In English, many things are named after a particular country – but have you ever wondered what those things are called in those countries?
1chiflado coloquialmajara España argotto go loco — volverse majara España argot
- If true, this would not only be one of the most loco funding stories, but it gives more credence to the idea of a poker bubble, in which everyone and their mother is either playing poker or launching some kind of poker venture.
- It proves that too much sun makes you loco - but in the nicest way.
- On the couch one evening, our loco analysand is seized by an uncontrollable passion for the ancient medico.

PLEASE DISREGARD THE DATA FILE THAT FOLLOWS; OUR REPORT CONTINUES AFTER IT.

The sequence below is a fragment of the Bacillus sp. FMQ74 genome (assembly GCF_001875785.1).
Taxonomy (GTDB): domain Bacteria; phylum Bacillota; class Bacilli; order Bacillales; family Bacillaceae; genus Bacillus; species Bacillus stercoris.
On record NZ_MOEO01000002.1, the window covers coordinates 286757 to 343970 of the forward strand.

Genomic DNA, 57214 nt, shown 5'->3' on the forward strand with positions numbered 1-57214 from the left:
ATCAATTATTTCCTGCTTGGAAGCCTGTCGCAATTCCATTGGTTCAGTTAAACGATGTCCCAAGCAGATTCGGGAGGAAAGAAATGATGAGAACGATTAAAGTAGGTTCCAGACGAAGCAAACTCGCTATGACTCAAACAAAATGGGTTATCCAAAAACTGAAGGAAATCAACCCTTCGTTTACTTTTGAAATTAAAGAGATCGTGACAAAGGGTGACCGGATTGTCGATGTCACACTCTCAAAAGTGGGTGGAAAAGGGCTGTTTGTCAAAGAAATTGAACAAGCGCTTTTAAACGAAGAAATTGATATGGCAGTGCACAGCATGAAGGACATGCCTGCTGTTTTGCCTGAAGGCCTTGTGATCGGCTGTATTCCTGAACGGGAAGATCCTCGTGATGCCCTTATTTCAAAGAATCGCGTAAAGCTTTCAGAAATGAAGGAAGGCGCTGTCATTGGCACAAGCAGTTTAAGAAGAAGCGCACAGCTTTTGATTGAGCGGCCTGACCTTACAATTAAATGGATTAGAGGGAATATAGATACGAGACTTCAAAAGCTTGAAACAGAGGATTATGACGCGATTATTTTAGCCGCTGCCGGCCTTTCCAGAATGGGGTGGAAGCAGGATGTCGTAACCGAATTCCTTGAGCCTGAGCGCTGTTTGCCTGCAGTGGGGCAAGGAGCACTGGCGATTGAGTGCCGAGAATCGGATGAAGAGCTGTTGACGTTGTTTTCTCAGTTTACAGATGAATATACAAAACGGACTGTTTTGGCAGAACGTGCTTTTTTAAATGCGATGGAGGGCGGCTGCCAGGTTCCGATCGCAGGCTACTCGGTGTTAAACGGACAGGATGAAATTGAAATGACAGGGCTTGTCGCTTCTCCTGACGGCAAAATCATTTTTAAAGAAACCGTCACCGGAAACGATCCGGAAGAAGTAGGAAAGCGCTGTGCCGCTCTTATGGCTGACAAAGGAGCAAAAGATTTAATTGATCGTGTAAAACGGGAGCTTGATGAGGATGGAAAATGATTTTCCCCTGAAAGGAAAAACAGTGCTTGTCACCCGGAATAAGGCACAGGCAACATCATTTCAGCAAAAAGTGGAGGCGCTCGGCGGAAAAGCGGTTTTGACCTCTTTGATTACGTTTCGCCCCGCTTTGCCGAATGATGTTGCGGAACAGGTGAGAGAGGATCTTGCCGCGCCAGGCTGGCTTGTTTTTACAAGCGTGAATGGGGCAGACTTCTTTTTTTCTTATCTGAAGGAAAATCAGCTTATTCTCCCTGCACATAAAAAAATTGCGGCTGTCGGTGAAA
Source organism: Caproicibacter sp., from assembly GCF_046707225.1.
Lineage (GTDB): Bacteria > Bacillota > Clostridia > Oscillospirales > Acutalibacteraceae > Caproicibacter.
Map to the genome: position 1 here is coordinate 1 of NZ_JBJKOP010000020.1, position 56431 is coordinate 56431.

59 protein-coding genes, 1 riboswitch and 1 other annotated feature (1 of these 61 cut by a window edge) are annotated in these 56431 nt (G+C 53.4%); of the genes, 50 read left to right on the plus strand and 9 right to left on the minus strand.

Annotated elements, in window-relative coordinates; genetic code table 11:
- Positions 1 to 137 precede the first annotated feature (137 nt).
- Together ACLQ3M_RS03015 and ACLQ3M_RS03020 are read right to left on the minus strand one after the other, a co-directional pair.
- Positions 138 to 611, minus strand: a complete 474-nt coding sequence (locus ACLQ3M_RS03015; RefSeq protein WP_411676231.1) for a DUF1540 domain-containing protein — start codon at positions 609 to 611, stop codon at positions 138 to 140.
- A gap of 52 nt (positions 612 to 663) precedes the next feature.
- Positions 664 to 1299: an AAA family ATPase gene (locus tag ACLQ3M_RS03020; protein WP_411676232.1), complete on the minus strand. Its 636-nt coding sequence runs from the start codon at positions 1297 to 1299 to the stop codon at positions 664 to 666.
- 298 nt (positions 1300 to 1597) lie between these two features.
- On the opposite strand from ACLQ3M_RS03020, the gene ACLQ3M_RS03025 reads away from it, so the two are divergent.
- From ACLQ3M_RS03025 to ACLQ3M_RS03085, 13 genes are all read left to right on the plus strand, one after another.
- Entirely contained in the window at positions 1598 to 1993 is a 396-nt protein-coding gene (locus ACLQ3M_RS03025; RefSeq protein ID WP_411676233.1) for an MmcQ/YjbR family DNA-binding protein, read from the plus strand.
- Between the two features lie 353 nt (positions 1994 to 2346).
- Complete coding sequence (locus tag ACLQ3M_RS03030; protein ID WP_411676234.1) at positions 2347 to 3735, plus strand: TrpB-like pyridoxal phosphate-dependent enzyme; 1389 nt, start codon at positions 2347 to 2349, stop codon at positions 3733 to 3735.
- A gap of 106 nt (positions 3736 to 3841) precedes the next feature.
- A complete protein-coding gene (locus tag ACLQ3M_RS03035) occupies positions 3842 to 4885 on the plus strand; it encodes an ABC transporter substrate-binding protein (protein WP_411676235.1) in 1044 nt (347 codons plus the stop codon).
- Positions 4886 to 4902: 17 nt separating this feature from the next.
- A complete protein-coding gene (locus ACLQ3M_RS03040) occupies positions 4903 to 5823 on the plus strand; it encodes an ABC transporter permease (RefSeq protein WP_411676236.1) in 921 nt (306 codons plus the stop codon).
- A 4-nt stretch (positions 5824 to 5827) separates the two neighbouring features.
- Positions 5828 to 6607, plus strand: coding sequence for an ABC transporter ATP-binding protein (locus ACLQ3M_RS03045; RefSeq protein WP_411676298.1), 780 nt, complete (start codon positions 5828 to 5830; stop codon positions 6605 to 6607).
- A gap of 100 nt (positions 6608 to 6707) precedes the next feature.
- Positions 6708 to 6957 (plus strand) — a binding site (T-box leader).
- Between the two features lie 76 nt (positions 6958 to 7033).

- Along with five equally loco Norwegians and a parrot, he survives on fish that literally hurl themselves on deck, meets up with a few sharks, and endures a beaching in Tahiti.
- A haywire fembot goes loco at a square-dance; another gets post-coital mammary enlargement via remote control.
English has borrowed many of the following foreign expressions of parting, so you’ve probably encountered some of these ways to say goodbye in other languages.
Many words formed by the addition of the suffix –ster are now obsolete - which ones are due a resurgence?
As their breed names often attest, dogs are a truly international bunch. Let’s take a look at 12 different dog breed names and their backstories.